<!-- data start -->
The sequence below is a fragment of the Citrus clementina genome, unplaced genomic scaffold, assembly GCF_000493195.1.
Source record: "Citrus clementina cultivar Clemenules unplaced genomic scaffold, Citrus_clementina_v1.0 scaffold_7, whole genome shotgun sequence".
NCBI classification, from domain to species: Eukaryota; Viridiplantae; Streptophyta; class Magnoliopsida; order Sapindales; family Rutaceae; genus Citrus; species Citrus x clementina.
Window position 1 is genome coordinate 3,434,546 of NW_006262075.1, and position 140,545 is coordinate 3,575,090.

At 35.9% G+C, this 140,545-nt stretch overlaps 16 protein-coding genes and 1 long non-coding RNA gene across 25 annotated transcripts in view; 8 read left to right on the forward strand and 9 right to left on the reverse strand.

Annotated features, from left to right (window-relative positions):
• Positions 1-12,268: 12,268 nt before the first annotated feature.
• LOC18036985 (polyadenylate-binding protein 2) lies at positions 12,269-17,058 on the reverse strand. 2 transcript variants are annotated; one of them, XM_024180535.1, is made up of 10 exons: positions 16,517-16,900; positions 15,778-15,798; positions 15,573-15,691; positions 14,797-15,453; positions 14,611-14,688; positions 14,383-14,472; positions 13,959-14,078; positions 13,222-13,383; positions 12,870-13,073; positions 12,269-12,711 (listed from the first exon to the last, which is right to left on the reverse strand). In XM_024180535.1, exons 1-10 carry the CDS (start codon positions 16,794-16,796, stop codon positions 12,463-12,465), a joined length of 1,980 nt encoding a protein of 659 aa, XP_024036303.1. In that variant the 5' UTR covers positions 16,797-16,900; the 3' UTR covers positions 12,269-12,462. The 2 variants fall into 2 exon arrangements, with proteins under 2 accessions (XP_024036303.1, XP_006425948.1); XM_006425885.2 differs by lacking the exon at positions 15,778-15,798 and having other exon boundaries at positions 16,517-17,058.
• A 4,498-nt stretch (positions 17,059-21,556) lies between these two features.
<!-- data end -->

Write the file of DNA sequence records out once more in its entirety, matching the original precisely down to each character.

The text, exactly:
The sequence below is a fragment of the Citrus clementina genome, unplaced genomic scaffold, assembly GCF_000493195.1.
Source record: "Citrus clementina cultivar Clemenules unplaced genomic scaffold, Citrus_clementina_v1.0 scaffold_7, whole genome shotgun sequence".
NCBI classification, from domain to species: Eukaryota; Viridiplantae; Streptophyta; class Magnoliopsida; order Sapindales; family Rutaceae; genus Citrus; species Citrus x clementina.
Window position 1 is genome coordinate 3,434,546 of NW_006262075.1, and position 140,545 is coordinate 3,575,090.

At 35.9% G+C, this 140,545-nt stretch overlaps 16 protein-coding genes and 1 long non-coding RNA gene across 25 annotated transcripts in view; 8 read left to right on the forward strand and 9 right to left on the reverse strand.

Annotated features, from left to right (window-relative positions):
• Positions 1-12,268: 12,268 nt before the first annotated feature.
• LOC18036985 (polyadenylate-binding protein 2) lies at positions 12,269-17,058 on the reverse strand. 2 transcript variants are annotated; one of them, XM_024180535.1, is made up of 10 exons: positions 16,517-16,900; positions 15,778-15,798; positions 15,573-15,691; positions 14,797-15,453; positions 14,611-14,688; positions 14,383-14,472; positions 13,959-14,078; positions 13,222-13,383; positions 12,870-13,073; positions 12,269-12,711 (listed from the first exon to the last, which is right to left on the reverse strand). In XM_024180535.1, exons 1-10 carry the CDS (start codon positions 16,794-16,796, stop codon positions 12,463-12,465), a joined length of 1,980 nt encoding a protein of 659 aa, XP_024036303.1. In that variant the 5' UTR covers positions 16,797-16,900; the 3' UTR covers positions 12,269-12,462. The 2 variants fall into 2 exon arrangements, with proteins under 2 accessions (XP_024036303.1, XP_006425948.1); XM_006425885.2 differs by lacking the exon at positions 15,778-15,798 and having other exon boundaries at positions 16,517-17,058.
• A 4,498-nt stretch (positions 17,059-21,556) lies between these two features.